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Suspect of Nice, France killings came to country from Italy

Suspect of Nice, France killings came to country from Italy
© Getty Images

The suspect of the attack in Nice, France, that left three people dead on Thursday came into the country from Italy, prosecutors said Thursday. 

French prosecutor Jean-Francois Ricard said in a press conference that the suspect was born in Tunisia and arrived in Italy on Sept. 20, and went to Paris on Oct. 9, according to The Associated Press. He had a copy of the Quran and a bag with two unused knives. 

Another bag with his belongings also had two knives, AP reported Ricard saying. The attacker was not known to be a potential threat. 

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The attacker killed three people before he was wounded and taken into custody after a confrontation with police outside Nice’s Notre Dame Church, which is less than a mile from the location of a 2016 truck attack that killed dozens of people. 

“He cried ‘Allah Akbar!’ over and over, even after he was injured,” Nice Mayor Christian Estrosi said, referring to the attacker. “The meaning of his gesture left no doubt.”

Police said one elderly victim was "nearly beheaded," according to the BBC. Two other people were attacked inside the church and a third person was mortally wounded just outside the building.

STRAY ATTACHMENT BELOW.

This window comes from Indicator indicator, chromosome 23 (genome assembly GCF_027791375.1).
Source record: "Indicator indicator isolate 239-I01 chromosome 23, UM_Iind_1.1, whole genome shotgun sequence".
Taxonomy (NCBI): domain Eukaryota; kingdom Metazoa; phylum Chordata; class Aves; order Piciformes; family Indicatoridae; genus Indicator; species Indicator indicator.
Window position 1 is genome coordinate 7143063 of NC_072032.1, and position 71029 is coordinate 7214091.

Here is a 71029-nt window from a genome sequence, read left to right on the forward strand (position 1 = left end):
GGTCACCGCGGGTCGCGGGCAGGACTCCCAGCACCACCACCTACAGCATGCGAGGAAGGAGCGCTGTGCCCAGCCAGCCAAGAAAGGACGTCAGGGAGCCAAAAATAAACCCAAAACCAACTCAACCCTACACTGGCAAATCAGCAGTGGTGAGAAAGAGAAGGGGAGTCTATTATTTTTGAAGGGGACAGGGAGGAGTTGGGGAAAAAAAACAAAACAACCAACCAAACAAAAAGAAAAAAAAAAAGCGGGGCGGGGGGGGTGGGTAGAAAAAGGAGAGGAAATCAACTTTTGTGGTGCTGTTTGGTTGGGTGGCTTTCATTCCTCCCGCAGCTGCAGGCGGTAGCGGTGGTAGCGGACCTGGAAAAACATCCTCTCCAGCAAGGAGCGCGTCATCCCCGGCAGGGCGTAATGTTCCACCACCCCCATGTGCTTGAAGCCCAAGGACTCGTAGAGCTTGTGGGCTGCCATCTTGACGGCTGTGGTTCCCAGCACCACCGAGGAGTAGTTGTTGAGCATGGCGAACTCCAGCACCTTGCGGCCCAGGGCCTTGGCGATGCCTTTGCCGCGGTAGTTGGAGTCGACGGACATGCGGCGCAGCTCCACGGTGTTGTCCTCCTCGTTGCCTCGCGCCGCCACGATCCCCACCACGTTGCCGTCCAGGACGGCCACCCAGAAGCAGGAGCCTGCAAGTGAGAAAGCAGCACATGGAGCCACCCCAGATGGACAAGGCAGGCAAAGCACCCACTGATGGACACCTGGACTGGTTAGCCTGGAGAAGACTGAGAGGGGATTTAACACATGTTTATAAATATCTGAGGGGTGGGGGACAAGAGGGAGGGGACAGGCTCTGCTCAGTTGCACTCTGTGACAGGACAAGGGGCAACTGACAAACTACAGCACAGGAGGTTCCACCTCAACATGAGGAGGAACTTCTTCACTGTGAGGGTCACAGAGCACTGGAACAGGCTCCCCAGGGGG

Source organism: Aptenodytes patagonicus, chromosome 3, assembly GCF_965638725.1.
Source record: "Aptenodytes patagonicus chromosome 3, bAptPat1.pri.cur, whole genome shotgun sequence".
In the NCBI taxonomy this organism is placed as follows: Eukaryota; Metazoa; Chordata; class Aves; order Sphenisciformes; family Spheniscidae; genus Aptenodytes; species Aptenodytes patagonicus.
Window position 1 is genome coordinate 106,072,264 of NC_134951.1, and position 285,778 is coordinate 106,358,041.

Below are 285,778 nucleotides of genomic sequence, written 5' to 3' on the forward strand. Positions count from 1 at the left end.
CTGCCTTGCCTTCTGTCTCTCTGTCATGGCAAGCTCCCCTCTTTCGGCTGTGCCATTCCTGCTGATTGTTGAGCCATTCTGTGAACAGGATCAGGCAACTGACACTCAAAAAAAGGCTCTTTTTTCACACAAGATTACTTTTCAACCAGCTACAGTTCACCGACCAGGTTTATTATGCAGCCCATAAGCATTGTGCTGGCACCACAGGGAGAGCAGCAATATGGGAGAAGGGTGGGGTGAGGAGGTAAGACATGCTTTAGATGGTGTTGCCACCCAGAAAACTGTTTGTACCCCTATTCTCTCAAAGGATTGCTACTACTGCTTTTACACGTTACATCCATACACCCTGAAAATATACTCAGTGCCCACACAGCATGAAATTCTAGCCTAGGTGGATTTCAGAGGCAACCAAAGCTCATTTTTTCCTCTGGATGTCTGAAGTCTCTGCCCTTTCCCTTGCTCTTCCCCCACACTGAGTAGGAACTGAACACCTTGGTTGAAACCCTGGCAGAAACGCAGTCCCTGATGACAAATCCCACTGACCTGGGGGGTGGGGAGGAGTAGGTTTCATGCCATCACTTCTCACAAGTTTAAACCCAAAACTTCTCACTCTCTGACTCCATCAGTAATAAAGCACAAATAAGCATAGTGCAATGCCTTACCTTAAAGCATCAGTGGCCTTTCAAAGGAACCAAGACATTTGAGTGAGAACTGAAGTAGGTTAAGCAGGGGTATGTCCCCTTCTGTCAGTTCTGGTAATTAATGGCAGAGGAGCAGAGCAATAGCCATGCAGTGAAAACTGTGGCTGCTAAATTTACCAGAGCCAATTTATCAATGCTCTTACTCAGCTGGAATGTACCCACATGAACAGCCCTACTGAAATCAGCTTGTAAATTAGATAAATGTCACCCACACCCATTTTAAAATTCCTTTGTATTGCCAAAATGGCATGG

After the killings Thursday, French President Emmanuel MacronEmmanuel Jean-Michel MacronTrump addresses virtual G-20 summit, heads out before session on pandemic G-20 leaders stress importance of united response to coronavirus pandemic Czech president says Trump should quit after election loss and 'not be embarrassing' MORE announced that he was sending 7,000 troops to protect schools and religious sites. AP reported that the French government raised its security alert status to the highest threat level, with Macron saying he would double the 3,000 troops currently deployed. 

The Vatican also condemned the attack saying that “terrorism and violence can never be accepted.” 

The attack is the third attributed to Muslim extremists since the trial began for those connected to the 2015 attacks at French satirical magazine Charlie Hebdo. 

A French middle school teacher was beheaded earlier this month after showing his class caricatures of the Prophet Muhammad.